TAMPA — Seven years have passed, and Tamesha Stubbs can still barely talk about that rainy Sunday night when her husband, Dion, lost control of his car on the way to work and crossed into oncoming traffic. Rushed to Lakeland Regional Hospital with serious head trauma, he died the next morning.
The loss sent the then-30-year-old widow spiraling into a deep depression, her sole solace knowing she and her 6-year-old daughter had a financial lifeline. Dion had left behind a Navy reservist policy, two life insurance policies, and nearly $90,000 in retirement benefits from his job as a Verizon technician— a total of $1.05 million in survivor benefits.
On the advice of a cousin, Tamesha contacted a financial adviser named Phil Freeman, a former Tampa Bay Buccaneer wide receiver who, she was told, had helped professional athletes set up financial plans.
Then her new nightmare began.
Sitting down with the Tampa Bay Times to tell her tale, Stubbs said she realizes now that she acted rashly, that she was far too trusting and far too emotionally vulnerable to being deceived.
"The hardest life lessons for me," she said, "have hit me in my pocketbook and in my heart."
First rule of thumb for investing: If it sounds too good to be true, it probably is. But in the months after her husband's death, Stubbs was hardly thinking rationally.
She was so severely depressed she couldn't leave the house. She couldn't even get out of bed. Her mother had to take care of her young daughter, leaving Stubbs feeling even more isolated.
In December 2007, just a couple of months after the car accident, Freeman came to Stubbs' home in Brooksville. Stubbs calculated her monthly expenses at about $3,800, so she figured she needed to draw about $4,000 a month from the $1 million nest egg to live on as she took care of her daughter and pursued a college degree.
No problem, said Freeman, who came back a week later with a financial plan in hand.
Beyond putting $443,000 in mutual funds, he also recommended a $250,000 direct investment in oil and gas-producing properties. A document accompanying the plan indicated the direct investment would have a 12 percent rate of return.
Stubbs said she asked Freeman why she would she invest in mutual funds if oil and gas is such a good thing.
"He smiled and he agreed," she said. "He said oil and gas is a very hot thing right now and the price per barrel was sky high. He assured me I couldn't lose with those investments, that I'd never have to work again. And that I could sell them at any time for no risk."
Freeman remembers the conversation differently. It was Stubbs, he insists, who was eager to put more money into oil and gas than he had recommended because she was wary about the stock market.
In either case, Stubbs said she didn't know Freeman had established a side agreement with businessman Robert W. "Bob" Robinson promising him a 10 percent commission for selling certain oil leases in Texas.
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Stubbs said she met with Freeman and Robinson at Robinson's Tampa office. They told her one of Robinson's companies was already pumping oil out of the ground on two Texas properties. They gave her a geological report purporting to indicate deep oil reserves on the land along with an article saying one of Robinson's other companies, Rothschild Oil & Gas, was poised to capitalize on rising oil prices.
In return for writing a check for $250,000, she received a minor lease interest in the Texas properties.
At the time, Stubbs didn't know that neither Freeman nor Robinson was licensed to sell securities in Florida. She didn't know Freeman had filed for bankruptcy nine times or that — in the same month that she handed over that check — Freeman was being barred from the securities industry. She didn't know Robinson had a long legal history that included allegations of scheming to defraud and grand theft. Or that Robinson had a $3.8 million judgment against him in a 1999 case involving Rothschild Oil & Gas, which had dissolved that year.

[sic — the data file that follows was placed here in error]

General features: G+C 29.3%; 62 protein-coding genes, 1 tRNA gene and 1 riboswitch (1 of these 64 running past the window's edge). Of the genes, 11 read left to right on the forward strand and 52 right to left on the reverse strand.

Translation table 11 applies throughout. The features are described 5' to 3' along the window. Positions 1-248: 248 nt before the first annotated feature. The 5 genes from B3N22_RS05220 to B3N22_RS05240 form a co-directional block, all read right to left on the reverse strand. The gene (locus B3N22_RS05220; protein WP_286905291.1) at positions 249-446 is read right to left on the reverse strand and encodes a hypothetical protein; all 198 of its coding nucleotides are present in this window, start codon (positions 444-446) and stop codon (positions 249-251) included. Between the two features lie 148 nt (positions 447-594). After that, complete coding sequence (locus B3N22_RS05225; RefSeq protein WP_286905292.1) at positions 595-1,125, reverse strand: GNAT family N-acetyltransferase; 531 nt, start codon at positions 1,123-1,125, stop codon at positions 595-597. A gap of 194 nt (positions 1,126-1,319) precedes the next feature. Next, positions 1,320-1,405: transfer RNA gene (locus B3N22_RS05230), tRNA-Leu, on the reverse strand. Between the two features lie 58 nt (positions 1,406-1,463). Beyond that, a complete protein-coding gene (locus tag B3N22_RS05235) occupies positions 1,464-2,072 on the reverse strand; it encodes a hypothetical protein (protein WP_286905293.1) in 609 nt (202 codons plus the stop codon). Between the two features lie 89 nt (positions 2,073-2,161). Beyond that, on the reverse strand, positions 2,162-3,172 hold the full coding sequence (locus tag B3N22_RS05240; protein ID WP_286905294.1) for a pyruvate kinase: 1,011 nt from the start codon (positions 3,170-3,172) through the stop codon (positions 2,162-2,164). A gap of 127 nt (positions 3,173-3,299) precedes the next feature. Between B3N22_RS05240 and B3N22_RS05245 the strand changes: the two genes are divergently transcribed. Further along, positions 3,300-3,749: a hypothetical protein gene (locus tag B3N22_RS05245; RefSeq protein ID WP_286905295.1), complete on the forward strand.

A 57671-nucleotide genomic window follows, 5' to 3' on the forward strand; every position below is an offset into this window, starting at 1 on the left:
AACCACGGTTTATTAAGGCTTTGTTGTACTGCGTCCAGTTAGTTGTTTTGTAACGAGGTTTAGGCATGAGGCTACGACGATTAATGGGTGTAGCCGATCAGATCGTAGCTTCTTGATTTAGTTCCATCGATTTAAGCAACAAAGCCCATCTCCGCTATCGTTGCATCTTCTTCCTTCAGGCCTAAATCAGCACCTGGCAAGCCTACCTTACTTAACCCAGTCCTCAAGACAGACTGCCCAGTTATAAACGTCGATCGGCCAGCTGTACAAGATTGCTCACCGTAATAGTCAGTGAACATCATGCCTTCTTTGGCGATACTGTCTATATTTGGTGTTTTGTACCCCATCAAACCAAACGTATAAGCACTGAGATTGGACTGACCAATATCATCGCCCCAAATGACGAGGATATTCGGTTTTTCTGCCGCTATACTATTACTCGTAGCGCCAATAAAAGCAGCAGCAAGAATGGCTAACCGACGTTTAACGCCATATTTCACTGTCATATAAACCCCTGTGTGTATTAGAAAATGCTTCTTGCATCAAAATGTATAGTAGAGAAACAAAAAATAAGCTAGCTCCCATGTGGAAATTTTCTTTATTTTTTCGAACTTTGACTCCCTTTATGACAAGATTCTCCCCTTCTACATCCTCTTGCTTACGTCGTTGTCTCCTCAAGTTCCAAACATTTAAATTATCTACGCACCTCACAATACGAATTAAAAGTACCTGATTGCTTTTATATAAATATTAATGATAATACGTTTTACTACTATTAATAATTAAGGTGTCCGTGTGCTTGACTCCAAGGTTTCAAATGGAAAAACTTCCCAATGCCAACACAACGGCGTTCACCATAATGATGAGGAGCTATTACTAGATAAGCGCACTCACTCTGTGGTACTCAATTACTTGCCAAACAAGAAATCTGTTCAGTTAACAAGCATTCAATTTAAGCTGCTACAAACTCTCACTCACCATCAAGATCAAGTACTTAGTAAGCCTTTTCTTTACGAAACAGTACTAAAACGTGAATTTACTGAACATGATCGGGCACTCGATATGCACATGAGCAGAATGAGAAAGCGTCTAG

The $250,000 was just the first hook.
Over the coming months, she became friends with Freeman and his wife, along with Robinson. They went to a comedy club together and dined at restaurants like the Columbia in Ybor City.
That budding friendship led her to trust Freeman and Robinson more. And invest more, signing another $225,000 check in February of 2008 toward the Texas leases.
The leases were real; but she was grossly overpaying for her tiny stake.
Documents showed that, in return for her $475,000 investment, Stubbs received a partial lease assignment of 4 percent in two Texas properties. Robinson, meanwhile, had paid $35,000 for more than an 80 percent interest in both properties.
In reality, the properties were duds. They produced so few barrels of oil before the leases expired that Stubbs was entitled to only two small payouts in late 2008 from the properties — about $830 from one and $280 from the other.
That's not what her investment advisers told her, though.
In June of 2008, she received a check from Robinson for $5,600. She said she was falsely told that it was a monthly payout from the wells producing on the leased property.
It was actually just an inducement to invest more.
She was persuaded to write another check for $195,500 to double her lease interest from 4 percent to 8 percent. "I'm thinking that the $5,600 paid to me is going to double, that I'll be receiving over $10,000 a month," she said.
In early July, Robinson made a pitch for another property he called the "Yellowcake" parcel because it supposedly had uranium ore under it. She withdrew $108,500 from a MetLife account to invest.
In August, Robinson approached Stubbs seeking a loan to ramp up production. Over the next few months, Stubbs agreed to lend $182,000 to one of Robinson's companies, Virginia Capital LLC, which he said would be used to increase production on the oil wells.
"(Robinson) gave very specific details about what he could do to get those wells pumping," she said. "He was just very convincing for some reason. I think I was hitting peak depression at that point … and I just bought it."